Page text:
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An Introduction To NoSQL & MongoDB


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My talk on NoSQL & MongoDB from Refresh Cambridge, July 2011

My talk on NoSQL & MongoDB from Refresh Cambridge, July 2011

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  • 1. An Introduction ToNoSQL & MongoDB
    Lee Theobald
    Twitter: @Leesy
  • 2. NoSQL
    A form of database management system that is non-relational.
    Systems are often schema less, avoid joins & are easy to scale.
    The term NoSQL was coined in 1998 by Carlo Strozzi and then again in early 2009 with the no:sql(east) conference
    A better term would have been “NoREL” but NoSQL caught on. Think of it more as meaning “Not Only SQL”
  • 3. But Why Choose NoSQL?
    Amount of data stored is on the up & up.
    Facebook is rumoured to hold over 50TB of data in their NoSQL system for their inbox search
    The data we store is more complex than 15 years ago.
    Easy Distribution
    With all this data is needs to be easy to be able to add/remove servers without any disruption of service.
  • 4. Choose Your Flavour
    Key-Value Store
    Document Store
  • 5. Key-Value Store
    Data is stored in (unsurpisingly) key/value pairs.
    Designed to handle lots of data and heavy load
    Based on a Amazon’s Dynamo Paper
    Example: Voldermort ( - Developed by the guys at LinkedIn
  • 6. Graph
    Focuses on modeling data & associated connections
    Inspired by mathematical Graph Theory.
    Example: FlockDB ( – developed by Twitter
  • 7. BigTable / Column Families
    Based on the BigTable paper from Google
    Data is grouped by columns, not rows.
    Example: Cassandra ( – Originally developed by Facebook, now and Apache project.
  • 8. Document Store
    Data stored as whole documents.
    JSON & XML are popular formats
    Maps well to an Object Orientated programming model
    Example: CouchDB ( or …
    “id”: “123”,
    “name”: “Oliver Clothesoff”,
    “dob”: {
    “year”: 1985,
    “month”: 5,
    “day”: 12
  • 9. MongoDB!
    Short for humongous
    Open source with development lead by 10Gen
    Document Based
    Highly Scalable
    Easy Replication & Sharding
  • 10. Familiar Structure
    A MongoDB instance is made up of a number of databases.
    These contain a number of collections & you can have collections nested under other collections.
    Compare it to MySQL which has databases and tables.
  • 11. Inserts – As Easy As Pie
    use cookbook;{
    “name”: “Cherry Pie”,
    “ingredients”: [“cherries”, “pie”],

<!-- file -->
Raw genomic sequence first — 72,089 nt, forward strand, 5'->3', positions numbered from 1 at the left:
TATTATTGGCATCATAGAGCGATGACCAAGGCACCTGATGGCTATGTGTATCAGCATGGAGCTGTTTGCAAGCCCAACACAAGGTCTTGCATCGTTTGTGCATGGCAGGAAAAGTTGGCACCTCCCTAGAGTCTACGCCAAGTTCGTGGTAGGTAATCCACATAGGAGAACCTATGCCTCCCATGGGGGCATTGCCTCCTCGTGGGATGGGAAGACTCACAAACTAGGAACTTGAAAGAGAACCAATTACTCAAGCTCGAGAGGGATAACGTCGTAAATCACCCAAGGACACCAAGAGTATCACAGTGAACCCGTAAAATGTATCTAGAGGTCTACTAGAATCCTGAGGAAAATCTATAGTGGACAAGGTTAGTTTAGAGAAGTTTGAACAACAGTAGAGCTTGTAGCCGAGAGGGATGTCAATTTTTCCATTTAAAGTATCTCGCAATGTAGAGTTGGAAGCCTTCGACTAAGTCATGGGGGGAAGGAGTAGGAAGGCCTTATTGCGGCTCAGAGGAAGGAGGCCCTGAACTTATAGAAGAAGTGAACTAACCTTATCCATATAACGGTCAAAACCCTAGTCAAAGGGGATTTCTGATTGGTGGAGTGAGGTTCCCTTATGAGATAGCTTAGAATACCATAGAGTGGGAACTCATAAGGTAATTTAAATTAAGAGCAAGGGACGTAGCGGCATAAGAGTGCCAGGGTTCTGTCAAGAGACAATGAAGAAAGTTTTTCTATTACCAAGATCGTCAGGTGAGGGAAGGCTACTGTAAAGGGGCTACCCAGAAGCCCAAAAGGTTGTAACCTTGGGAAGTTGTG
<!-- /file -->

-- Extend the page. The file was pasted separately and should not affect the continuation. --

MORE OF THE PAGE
“cooking_time”: 30
  • 12. Searching – A Piece Of Cake!{
    “cooking_time”: { “$gte”: 10, “$lt”: 30 }
  • 13. Some More Advanced Syntax
    Limiting Results
    Skipping results
    db.find().sort({cooking_time: -1});
    var cur = db.find().cursor();
    cur.forEach( function(x) { print(tojson(x)); });
  • 14. MapReduce
    Great way of doing bulk manipulation or aggregation.
    2 or 3 functions written in JavaScript that execute on the server.
    An example use could be generating a list of top queries from some search logs.
  • 15. Map Function
    Takes some input of the form of key/value pairs, performs some calculations and returns 0 or more key/value pairs
    map = function() {
    if (!this.query) {
    emit (this.query, {count: 1});
  • 16. Reduce Function
    Takes the results from the map function, does something (normally combine the results) and produces output in key/value pairs
    reduce = function(key, values) {
    var count = 0;
    values.forEach(function(v) {
    count += v[‘count’];
    return {count: count;}
  • 17. Replica Sets
    Master/Slave configuration
    If your primary server goes down, one of the secondary ones takes overautomatically
    Extremely easy to setup
  • 18. Auto Sharding – Horizontal Scaling
  • 19. Other Features
    GridFS support – Distributed file storage
    Geospatial indexing
    It’s constantly in development so new features are being worked on all the time!
  • 20. Why Not Try It Yourself
    Download it at:
    Online tutorial at:
    Some handy MongoDB sites:
    MongoDB Cookbook:
    Kyle Banker’s blog:
    There’salso a load of handyreferencecards, stickers and otherMongoDBfreebiesupfront!
  • 21. Thanks For Listening
    Any questions?